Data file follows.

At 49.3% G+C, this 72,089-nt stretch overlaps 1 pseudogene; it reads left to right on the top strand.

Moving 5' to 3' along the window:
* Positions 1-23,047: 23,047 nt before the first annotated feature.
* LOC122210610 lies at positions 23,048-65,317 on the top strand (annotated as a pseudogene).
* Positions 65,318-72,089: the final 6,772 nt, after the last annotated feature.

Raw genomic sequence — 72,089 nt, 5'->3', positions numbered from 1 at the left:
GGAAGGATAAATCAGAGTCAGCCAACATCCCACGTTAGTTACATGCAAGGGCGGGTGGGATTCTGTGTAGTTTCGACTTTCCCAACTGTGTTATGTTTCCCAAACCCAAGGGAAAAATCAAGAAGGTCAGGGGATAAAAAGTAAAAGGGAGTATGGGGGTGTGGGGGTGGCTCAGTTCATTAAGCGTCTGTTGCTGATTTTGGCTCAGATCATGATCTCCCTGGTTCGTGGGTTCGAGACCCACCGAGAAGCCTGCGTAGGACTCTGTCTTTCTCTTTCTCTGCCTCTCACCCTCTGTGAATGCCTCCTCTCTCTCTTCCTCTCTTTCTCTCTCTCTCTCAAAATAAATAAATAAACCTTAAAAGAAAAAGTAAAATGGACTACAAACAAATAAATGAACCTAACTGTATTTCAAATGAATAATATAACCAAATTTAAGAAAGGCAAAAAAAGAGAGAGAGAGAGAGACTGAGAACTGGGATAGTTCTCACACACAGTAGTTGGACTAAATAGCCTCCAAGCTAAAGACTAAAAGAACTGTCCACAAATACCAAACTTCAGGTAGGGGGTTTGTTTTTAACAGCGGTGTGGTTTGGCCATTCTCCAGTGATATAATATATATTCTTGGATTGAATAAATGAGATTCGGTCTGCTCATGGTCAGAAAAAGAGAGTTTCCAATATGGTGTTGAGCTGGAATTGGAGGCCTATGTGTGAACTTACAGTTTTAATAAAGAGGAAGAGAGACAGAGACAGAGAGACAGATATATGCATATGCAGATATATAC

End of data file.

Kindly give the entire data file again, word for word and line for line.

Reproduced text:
At 49.3% G+C, this 72,089-nt stretch overlaps 1 pseudogene; it reads left to right on the top strand.

Moving 5' to 3' along the window:
* Positions 1-23,047: 23,047 nt before the first annotated feature.
* LOC122210610 lies at positions 23,048-65,317 on the top strand (annotated as a pseudogene).
* Positions 65,318-72,089: the final 6,772 nt, after the last annotated feature.

Raw genomic sequence — 72,089 nt, 5'->3', positions numbered from 1 at the left:
GGAAGGATAAATCAGAGTCAGCCAACATCCCACGTTAGTTACATGCAAGGGCGGGTGGGATTCTGTGTAGTTTCGACTTTCCCAACTGTGTTATGTTTCCCAAACCCAAGGGAAAAATCAAGAAGGTCAGGGGATAAAAAGTAAAAGGGAGTATGGGGGTGTGGGGGTGGCTCAGTTCATTAAGCGTCTGTTGCTGATTTTGGCTCAGATCATGATCTCCCTGGTTCGTGGGTTCGAGACCCACCGAGAAGCCTGCGTAGGACTCTGTCTTTCTCTTTCTCTGCCTCTCACCCTCTGTGAATGCCTCCTCTCTCTCTTCCTCTCTTTCTCTCTCTCTCTCAAAATAAATAAATAAACCTTAAAAGAAAAAGTAAAATGGACTACAAACAAATAAATGAACCTAACTGTATTTCAAATGAATAATATAACCAAATTTAAGAAAGGCAAAAAAAGAGAGAGAGAGAGAGACTGAGAACTGGGATAGTTCTCACACACAGTAGTTGGACTAAATAGCCTCCAAGCTAAAGACTAAAAGAACTGTCCACAAATACCAAACTTCAGGTAGGGGGTTTGTTTTTAACAGCGGTGTGGTTTGGCCATTCTCCAGTGATATAATATATATTCTTGGATTGAATAAATGAGATTCGGTCTGCTCATGGTCAGAAAAAGAGAGTTTCCAATATGGTGTTGAGCTGGAATTGGAGGCCTATGTGTGAACTTACAGTTTTAATAAAGAGGAAGAGAGACAGAGACAGAGAGACAGATATATGCATATGCAGATATATAC